West Jefferson torn over four-day school week

TERRETON — Patrons are polarized over a proposed four-day school week in the West Jefferson School District.

A months-long debate over the issue came to a head during a school board meeting Thursday night, as locals lined up to either voice concerns or share their support for the proposed change. About 75 people attended the meeting.

(Idaho Education News’ award-winning reporter Kevin Richert investigated four-day school weeks in Idaho and its effects on children and rural communities. Click here to read the 11-story series.)

Supporters in West Jefferson say they want the flexibility that comes with a three-day weekend. Those opposed cite a lack of research surrounding the value of a shortened week, as well as financial burdens placed on classified staff.

“You have to understand that this change would come on the backs of your classified people,” said Snake River School District superintendent David Kerns. “Your bus drivers, your lunch ladies — they are the ones who will feel the effects the most.”

West Jefferson trustees asked Kerns to share his experience at the helm of a nearby district with a four-day model.

Kerns admits he’s partial to four-day weeks, but said they aren’t a fix-all. He cited a variety of pitfalls for those contemplating the shift:

  • Long days are tough on elementary students.
  • Additional child care can burden parents.
  • Instructional time is depleted by up to 23 days annually.

Kerns also touted perceived improvements stemming from a four-day week:

  • Lower dropout rates.
  • Fewer disciplinary referrals.
  • Improved attendance.

Four-day weeks also help districts save money, Kerns said, though not as much as some think. Snake River’s annual savings stack up to about 2 percent annually — just a sliver of an overall budget.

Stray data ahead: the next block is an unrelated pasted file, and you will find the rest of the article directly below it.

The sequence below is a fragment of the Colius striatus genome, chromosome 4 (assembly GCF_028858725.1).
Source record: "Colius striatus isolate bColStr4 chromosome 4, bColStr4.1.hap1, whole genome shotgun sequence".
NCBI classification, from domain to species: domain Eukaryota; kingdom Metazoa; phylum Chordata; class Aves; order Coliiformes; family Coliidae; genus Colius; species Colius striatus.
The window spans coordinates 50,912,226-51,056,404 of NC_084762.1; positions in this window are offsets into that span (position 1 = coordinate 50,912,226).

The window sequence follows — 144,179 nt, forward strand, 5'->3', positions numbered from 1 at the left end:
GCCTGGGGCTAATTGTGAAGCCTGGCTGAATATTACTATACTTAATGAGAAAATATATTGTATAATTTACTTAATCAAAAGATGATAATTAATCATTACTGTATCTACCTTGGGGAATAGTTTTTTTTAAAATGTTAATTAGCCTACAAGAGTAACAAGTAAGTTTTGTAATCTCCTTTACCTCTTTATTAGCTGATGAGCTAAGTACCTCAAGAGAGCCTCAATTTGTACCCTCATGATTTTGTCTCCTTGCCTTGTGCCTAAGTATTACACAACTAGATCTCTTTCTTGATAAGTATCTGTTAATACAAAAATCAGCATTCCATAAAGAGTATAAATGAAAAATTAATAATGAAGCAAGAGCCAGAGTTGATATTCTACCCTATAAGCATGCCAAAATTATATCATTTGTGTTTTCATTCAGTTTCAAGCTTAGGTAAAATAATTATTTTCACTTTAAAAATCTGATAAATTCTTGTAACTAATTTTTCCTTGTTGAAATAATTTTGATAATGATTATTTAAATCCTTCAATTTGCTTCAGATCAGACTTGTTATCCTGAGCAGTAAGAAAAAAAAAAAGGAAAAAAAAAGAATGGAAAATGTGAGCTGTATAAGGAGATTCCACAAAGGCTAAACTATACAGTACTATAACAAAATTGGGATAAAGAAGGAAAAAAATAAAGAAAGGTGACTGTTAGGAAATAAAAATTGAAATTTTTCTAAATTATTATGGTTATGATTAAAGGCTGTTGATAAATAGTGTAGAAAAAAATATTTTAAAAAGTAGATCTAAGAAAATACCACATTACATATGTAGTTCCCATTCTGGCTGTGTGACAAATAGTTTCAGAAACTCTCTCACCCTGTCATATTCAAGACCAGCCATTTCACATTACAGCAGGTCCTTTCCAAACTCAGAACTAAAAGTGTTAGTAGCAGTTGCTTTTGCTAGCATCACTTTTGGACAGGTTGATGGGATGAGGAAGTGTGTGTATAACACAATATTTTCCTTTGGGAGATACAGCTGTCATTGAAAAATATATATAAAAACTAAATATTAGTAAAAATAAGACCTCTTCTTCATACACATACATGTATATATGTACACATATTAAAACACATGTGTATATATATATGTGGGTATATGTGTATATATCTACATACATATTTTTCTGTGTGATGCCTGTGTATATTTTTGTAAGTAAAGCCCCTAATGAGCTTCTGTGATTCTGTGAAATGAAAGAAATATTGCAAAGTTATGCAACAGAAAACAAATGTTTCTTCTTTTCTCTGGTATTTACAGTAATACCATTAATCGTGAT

Following Kerns’ remarks, trustees heard a mixed bag of input from patrons and teachers.

“This would directly affect our pay,” said bus driver Mickey Williams. “If we lost enough hours as a result, it could also affect our benefits.”

The district’s three bus drivers mobilized against the proposal, and estimated 12-hour days for some students living in remote parts of the sprawling rural district. Some kids live up to 40 miles away from the school.

Because they are contracted under salaries, a shift to four-day weeks doesn’t typically affect teacher pay — though Kerns said it would affect accrued sick leave hours by up to 20 percent. He pointed out that sick hours determine health benefits for state retirees.

Parent Kimery Capell said shifting to a four-day model would actually make it easier for parents with day jobs. The district already releases students an hour early on Mondays, she said, and sporadic days off already create a demand for day care throughout the year.

“If we did move to a four-day week, at least there would be consistency — people would know to have day care lined up on Friday,” she said.

Superintendent Dwight Richins said: “I’m really mixed. I have a hard time taking a stand on one side or the other, but I know the board usually goes with what the majority of parents want.”

Board members said they’ll weigh the input and reach a decision during their Dec. 8 meeting. A four-day shift wouldn’t go into effect until the 2017-18 school year.

West Jefferson is in East Idaho, about 40 miles northwest of Idaho Falls. It serves about 200 students annually.

Devin Bodkin

Devin Bodkin

EdNews assistant editor and reporter Devin Bodkin is a former high school English teacher who specializes in stories about charter schools and educating students who live in poverty. He lives and works in East Idaho. Follow Devin on Twitter @dsbodkin. He can be reached by email at [email protected].

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